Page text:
Open-Ended Ceasefire reached in Israel/ Gaza: But how Long will it Last?

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Informed Comment

Open-Ended Ceasefire reached in Israel/ Gaza: But how Long will it Last?

Smoke rises from the Gaza Strip after an explosion following Israeli shelling. (Photo: AP)

Israel on the one side and Hamas and Islamic Jihad on the other have announced an open-ended cease-fire brokered by Egypt, the terms of which are similar to those of 2012.

Mass celebrations broke out among war-weary Palestinians in the Gaza Strip.

The Palestinians could argue that they have won some concessions. New checkpoints will be open and restrictions on imports into Gaza by Israel will be eased. The zone of the Mediterranean allowed for Palestinian fishing will start at 6 nautical miles and extend to 12 by the end of the year. (Current Israeli restrictions on fishing have meant a huge loss in protein for the population, and it is difficult to see what their purpose is beyond imposing a caloric restriction on the people of Gaza, half of whom are children.) The US and Israel will drop their objections to Palestinian government officials in Gaza being paid. In further negotiations, Israel will press for Gaza to be a demilitarized zone (sort of on the model of Austria in the Cold War) and Hamas will press for the strip to be allowed an airport and seaport. Egypt will oversee these further talks and will police the agreements just made.

The Israeli side can claim to have inflicted substantial attrition on Hamas military capabilities, having destroyed many tunnels, rockets and armaments stockpiled by the party-militia that has ruled Gaza since it won the 2006 elections. Moreover, because the current Egyptian government abhors the Muslim Brotherhood and movements of political Islam like Hamas, it is unclear that Hamas can restock its rockets and other weapons via the Sinai, as in the past.

Still, what the Israeli military was going for was a result similar to its 2006 war on Hizbullah in Lebanon; since that conflict Hizbullah has not fired any rockets into Israel or Israeli-occupied territories like the Shebaa Farms (which belong to Lebanese farmers). It is not at all clear that the war produced any such similar cessation of hostilities between Gaza and Israel. In part, there are undisciplined small groups in Gaza perfectly able and willing to construct some flying pipe bombs and send them over to Beersheva and Sderot (former Palestinian cities from which Gaza refugees hail that are now Israeli cities). One drawback of Israel reducing Hamas’s capabilities is that it also reduced its ability to police the Strip. Hamas itself has in the past honored cease-fires as long as Israel has observed their terms. In part, that 70% of Palestinians in Gaza are refugee families from what is now Israel and that 40% still live in squalid refugee camps means that they are very unlike the Shiites of southern Lebanon, who are farmers with their own land.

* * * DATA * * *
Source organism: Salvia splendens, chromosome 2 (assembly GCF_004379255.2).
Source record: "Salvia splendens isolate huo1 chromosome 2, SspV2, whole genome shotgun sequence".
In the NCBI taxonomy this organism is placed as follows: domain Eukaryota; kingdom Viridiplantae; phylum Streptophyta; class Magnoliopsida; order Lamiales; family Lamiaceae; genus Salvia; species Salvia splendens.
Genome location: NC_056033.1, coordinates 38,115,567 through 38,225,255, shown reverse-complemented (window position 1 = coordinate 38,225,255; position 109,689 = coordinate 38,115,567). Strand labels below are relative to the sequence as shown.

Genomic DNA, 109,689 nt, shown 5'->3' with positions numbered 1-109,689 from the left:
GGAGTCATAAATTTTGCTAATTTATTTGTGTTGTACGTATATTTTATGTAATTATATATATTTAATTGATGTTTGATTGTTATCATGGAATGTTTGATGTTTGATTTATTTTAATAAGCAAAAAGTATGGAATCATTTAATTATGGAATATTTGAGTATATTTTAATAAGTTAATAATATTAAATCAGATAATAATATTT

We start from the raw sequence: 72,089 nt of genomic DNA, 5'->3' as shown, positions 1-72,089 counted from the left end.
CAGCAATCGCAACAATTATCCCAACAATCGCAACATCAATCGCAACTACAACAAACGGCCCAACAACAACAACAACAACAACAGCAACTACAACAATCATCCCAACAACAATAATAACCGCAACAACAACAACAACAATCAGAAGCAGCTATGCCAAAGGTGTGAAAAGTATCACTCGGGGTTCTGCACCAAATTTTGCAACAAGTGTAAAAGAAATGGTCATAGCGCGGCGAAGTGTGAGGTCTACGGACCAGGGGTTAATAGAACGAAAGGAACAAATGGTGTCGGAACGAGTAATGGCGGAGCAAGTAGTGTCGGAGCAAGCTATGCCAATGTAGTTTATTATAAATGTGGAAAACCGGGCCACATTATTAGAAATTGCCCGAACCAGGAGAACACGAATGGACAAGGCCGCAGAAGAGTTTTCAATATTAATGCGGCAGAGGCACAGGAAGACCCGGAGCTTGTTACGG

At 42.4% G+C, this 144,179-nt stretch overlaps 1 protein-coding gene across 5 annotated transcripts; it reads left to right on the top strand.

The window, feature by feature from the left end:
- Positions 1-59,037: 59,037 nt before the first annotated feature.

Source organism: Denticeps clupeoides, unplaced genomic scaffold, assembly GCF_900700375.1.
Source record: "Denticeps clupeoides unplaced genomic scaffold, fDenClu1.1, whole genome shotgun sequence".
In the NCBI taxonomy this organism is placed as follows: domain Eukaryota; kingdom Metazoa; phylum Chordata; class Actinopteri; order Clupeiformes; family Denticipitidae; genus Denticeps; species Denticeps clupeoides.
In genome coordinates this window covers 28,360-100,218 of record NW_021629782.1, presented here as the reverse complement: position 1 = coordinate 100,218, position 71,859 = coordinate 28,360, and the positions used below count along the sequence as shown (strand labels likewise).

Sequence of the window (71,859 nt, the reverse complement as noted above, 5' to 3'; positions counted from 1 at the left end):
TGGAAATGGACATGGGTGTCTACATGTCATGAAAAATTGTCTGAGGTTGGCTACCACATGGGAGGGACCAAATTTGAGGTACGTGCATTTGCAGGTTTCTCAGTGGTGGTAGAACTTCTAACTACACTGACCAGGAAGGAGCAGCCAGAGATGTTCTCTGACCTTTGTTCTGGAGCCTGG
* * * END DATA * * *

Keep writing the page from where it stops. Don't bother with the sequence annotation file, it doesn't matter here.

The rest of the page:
If the Palestinian side really does get the things it is asking for– an end to the illegal and creepy Israeli blockade of the civilians in its Occupied Territory — then the struggle will have been a big win for them.

The good thing about peace, however, is that it need not be a zero sum game. Both sides can gain from it.

Obviously, this open-ended cease-fire is fragile. Some of the goals of the two sides will be very hard to attain. And, at root, the Israel-Gaza war won’t really be over until there is a comprehensive peace settlement with either a two-state or a one-state solution to Palestinian statelessness. Israeli propagandists say that Gaza could be “Singapore” if it chose peace, but in fact 1.8 million stateless people don’t have the kind of rights, including rights over property and trading routes, that would allow them to prosper.

Israel’s Likud government has the doctrine of the Iron Wall, of hitting its enemies hard and consistently until they comply. It has failed to secure the acquiescence of Palestinians in their dispossession because being stateless is intolerable. Israel is put forward by Zionists (Jewish nationalists) as a solution to the statelessness of European Jews under the fascists during the 1930s and 1940s. But they have a blind spot when it comes to the statelessness of Palestinians, figuring that that does not need a solution. Until Israelis come to terms with the Catastrophe (Nakba) that they have inflicted on generations of Palestinians, who have been left more or less homeless and in a kind of vast concentration camp, they cannot really make peace. And each episode of the Iron Wall with its Iron Fist degrades Israel a little more. Perhaps it can survive being an international pariah. But Israelis will one day look in the mirror and not like what they see, one little bit.

Juan Cole

Juan Cole teaches Middle Eastern and South Asian history at the University of Michigan. His new book, The New Arabs: How the Millennial Generation Is Changing the Middle East (Simon and Schuster), will officially be published July 1st. He is also the author of Engaging the Muslim World and Napoleon's Egypt: Invading the Middle East (both Palgrave Macmillan). He has appeared widely on television, radio and on op-ed pages as a commentator on Middle East affairs, and has a regular column at Salon.com. He has written, edited, or translated 14 books and has authored 60 journal articles. His weblog on the contemporary Middle East is Informed Comment.

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